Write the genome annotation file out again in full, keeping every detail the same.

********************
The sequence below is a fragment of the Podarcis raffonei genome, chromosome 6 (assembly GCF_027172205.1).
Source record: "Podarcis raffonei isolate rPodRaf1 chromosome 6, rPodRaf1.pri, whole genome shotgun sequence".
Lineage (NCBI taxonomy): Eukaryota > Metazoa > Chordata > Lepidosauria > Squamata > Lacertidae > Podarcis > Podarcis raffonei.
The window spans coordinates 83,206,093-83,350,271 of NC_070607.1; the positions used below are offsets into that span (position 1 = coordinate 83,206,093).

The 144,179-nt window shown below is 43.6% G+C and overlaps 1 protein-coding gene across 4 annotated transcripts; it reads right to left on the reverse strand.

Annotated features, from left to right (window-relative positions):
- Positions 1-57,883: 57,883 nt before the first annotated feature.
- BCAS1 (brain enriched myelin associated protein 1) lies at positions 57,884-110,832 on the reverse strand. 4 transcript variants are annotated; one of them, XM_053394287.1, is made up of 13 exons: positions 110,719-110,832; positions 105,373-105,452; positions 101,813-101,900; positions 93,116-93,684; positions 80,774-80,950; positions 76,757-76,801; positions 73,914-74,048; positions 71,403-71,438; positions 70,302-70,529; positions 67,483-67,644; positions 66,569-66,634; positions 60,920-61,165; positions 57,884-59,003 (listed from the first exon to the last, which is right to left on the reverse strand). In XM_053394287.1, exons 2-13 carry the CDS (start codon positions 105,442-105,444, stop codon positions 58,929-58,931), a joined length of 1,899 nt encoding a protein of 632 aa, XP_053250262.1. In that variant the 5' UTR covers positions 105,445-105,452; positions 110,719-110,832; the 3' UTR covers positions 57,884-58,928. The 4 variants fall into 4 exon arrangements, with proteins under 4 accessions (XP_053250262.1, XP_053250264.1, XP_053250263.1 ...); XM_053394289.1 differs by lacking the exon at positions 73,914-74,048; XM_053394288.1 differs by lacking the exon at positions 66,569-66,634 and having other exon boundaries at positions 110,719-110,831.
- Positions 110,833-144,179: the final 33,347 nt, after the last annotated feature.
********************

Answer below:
The sequence below is a fragment of the Podarcis raffonei genome, chromosome 6 (assembly GCF_027172205.1).
Source record: "Podarcis raffonei isolate rPodRaf1 chromosome 6, rPodRaf1.pri, whole genome shotgun sequence".
Lineage (NCBI taxonomy): Eukaryota > Metazoa > Chordata > Lepidosauria > Squamata > Lacertidae > Podarcis > Podarcis raffonei.
The window spans coordinates 83,206,093-83,350,271 of NC_070607.1; the positions used below are offsets into that span (position 1 = coordinate 83,206,093).

The 144,179-nt window shown below is 43.6% G+C and overlaps 1 protein-coding gene across 4 annotated transcripts; it reads right to left on the reverse strand.

Annotated features, from left to right (window-relative positions):
- Positions 1-57,883: 57,883 nt before the first annotated feature.
- BCAS1 (brain enriched myelin associated protein 1) lies at positions 57,884-110,832 on the reverse strand. 4 transcript variants are annotated; one of them, XM_053394287.1, is made up of 13 exons: positions 110,719-110,832; positions 105,373-105,452; positions 101,813-101,900; positions 93,116-93,684; positions 80,774-80,950; positions 76,757-76,801; positions 73,914-74,048; positions 71,403-71,438; positions 70,302-70,529; positions 67,483-67,644; positions 66,569-66,634; positions 60,920-61,165; positions 57,884-59,003 (listed from the first exon to the last, which is right to left on the reverse strand). In XM_053394287.1, exons 2-13 carry the CDS (start codon positions 105,442-105,444, stop codon positions 58,929-58,931), a joined length of 1,899 nt encoding a protein of 632 aa, XP_053250262.1. In that variant the 5' UTR covers positions 105,445-105,452; positions 110,719-110,832; the 3' UTR covers positions 57,884-58,928. The 4 variants fall into 4 exon arrangements, with proteins under 4 accessions (XP_053250262.1, XP_053250264.1, XP_053250263.1 ...); XM_053394289.1 differs by lacking the exon at positions 73,914-74,048; XM_053394288.1 differs by lacking the exon at positions 66,569-66,634 and having other exon boundaries at positions 110,719-110,831.
- Positions 110,833-144,179: the final 33,347 nt, after the last annotated feature.